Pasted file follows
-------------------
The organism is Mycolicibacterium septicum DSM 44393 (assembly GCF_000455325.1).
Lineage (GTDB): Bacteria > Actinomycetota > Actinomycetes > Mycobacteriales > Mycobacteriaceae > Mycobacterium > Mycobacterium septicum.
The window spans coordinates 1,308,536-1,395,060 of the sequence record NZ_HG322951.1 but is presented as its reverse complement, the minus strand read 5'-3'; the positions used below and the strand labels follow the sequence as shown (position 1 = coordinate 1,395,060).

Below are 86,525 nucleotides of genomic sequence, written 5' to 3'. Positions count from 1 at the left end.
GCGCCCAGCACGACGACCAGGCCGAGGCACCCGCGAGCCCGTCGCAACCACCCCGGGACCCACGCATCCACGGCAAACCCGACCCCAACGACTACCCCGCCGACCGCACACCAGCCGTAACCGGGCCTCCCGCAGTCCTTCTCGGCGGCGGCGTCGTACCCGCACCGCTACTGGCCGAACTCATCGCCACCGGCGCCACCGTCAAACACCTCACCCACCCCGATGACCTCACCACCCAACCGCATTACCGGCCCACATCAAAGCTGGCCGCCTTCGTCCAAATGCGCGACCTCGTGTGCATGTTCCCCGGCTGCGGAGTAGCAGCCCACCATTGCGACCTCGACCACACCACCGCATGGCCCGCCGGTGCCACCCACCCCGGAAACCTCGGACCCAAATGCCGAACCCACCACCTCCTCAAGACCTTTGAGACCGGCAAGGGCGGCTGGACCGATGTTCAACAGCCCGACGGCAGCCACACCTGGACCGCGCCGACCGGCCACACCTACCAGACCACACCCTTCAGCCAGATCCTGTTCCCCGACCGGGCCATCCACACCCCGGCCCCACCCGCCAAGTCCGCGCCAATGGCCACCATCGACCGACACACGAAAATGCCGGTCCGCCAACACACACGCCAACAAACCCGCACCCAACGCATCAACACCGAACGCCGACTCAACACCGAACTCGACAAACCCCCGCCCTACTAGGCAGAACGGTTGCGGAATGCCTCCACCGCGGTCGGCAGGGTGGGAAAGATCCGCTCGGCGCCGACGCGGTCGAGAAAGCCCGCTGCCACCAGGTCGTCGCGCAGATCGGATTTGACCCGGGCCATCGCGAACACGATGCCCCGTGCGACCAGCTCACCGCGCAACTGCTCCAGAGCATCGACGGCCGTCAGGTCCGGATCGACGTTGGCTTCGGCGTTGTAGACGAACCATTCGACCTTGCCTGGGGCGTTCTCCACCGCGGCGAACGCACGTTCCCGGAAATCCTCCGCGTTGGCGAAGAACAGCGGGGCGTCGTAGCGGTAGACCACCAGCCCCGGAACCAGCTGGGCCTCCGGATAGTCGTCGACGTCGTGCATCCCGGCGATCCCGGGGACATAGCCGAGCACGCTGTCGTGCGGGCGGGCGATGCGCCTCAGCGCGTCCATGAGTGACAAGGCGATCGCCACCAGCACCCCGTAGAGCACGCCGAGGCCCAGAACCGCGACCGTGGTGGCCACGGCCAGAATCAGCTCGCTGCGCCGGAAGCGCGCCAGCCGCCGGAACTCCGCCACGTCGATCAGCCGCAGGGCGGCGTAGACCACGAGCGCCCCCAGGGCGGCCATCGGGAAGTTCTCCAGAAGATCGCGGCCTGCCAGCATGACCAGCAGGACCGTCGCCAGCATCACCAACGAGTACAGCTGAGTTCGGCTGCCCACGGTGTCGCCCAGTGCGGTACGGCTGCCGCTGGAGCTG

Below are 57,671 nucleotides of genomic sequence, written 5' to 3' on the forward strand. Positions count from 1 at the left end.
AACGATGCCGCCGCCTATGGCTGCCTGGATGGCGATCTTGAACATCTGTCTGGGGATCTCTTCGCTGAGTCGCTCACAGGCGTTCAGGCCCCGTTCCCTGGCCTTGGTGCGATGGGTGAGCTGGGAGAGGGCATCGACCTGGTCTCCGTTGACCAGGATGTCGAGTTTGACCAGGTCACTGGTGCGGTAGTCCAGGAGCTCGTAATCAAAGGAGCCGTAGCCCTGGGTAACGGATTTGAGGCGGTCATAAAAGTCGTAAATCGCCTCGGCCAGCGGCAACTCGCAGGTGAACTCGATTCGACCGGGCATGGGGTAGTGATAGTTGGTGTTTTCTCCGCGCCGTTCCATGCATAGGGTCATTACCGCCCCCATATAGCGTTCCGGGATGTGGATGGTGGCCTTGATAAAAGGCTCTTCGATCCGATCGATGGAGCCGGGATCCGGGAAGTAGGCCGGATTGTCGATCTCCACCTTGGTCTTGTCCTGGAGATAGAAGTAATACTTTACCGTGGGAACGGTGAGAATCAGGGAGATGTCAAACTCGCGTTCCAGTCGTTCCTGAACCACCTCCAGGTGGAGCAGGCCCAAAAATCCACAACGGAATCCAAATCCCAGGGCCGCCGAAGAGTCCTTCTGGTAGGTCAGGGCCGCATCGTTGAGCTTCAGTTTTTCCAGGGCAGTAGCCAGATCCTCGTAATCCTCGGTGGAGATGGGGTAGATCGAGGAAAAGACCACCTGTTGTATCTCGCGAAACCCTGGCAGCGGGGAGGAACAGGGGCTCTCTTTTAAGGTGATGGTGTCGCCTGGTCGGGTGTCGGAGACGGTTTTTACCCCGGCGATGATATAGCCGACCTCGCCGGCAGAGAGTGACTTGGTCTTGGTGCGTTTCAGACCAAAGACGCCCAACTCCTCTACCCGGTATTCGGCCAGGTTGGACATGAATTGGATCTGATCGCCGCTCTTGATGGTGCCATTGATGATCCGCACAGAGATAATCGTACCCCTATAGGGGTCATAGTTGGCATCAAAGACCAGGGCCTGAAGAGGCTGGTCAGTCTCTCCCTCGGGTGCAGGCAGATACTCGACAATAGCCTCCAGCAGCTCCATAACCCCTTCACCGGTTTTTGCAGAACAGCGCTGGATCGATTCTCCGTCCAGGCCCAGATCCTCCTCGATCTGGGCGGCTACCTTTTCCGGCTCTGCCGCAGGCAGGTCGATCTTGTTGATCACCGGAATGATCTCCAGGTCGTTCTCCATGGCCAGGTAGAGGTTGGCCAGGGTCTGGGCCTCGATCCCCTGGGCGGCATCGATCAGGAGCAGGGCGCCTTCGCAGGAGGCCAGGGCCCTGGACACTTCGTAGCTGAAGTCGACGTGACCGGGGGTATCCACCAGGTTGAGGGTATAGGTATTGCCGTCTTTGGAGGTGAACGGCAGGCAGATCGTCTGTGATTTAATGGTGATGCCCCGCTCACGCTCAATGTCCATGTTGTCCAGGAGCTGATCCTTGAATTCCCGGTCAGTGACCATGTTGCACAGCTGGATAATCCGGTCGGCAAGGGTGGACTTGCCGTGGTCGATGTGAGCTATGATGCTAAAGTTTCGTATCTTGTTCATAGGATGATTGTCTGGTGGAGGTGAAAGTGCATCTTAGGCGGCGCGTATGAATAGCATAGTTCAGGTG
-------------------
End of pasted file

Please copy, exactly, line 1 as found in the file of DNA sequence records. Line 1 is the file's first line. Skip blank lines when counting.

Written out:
The organism is Mycolicibacterium septicum DSM 44393 (assembly GCF_000455325.1).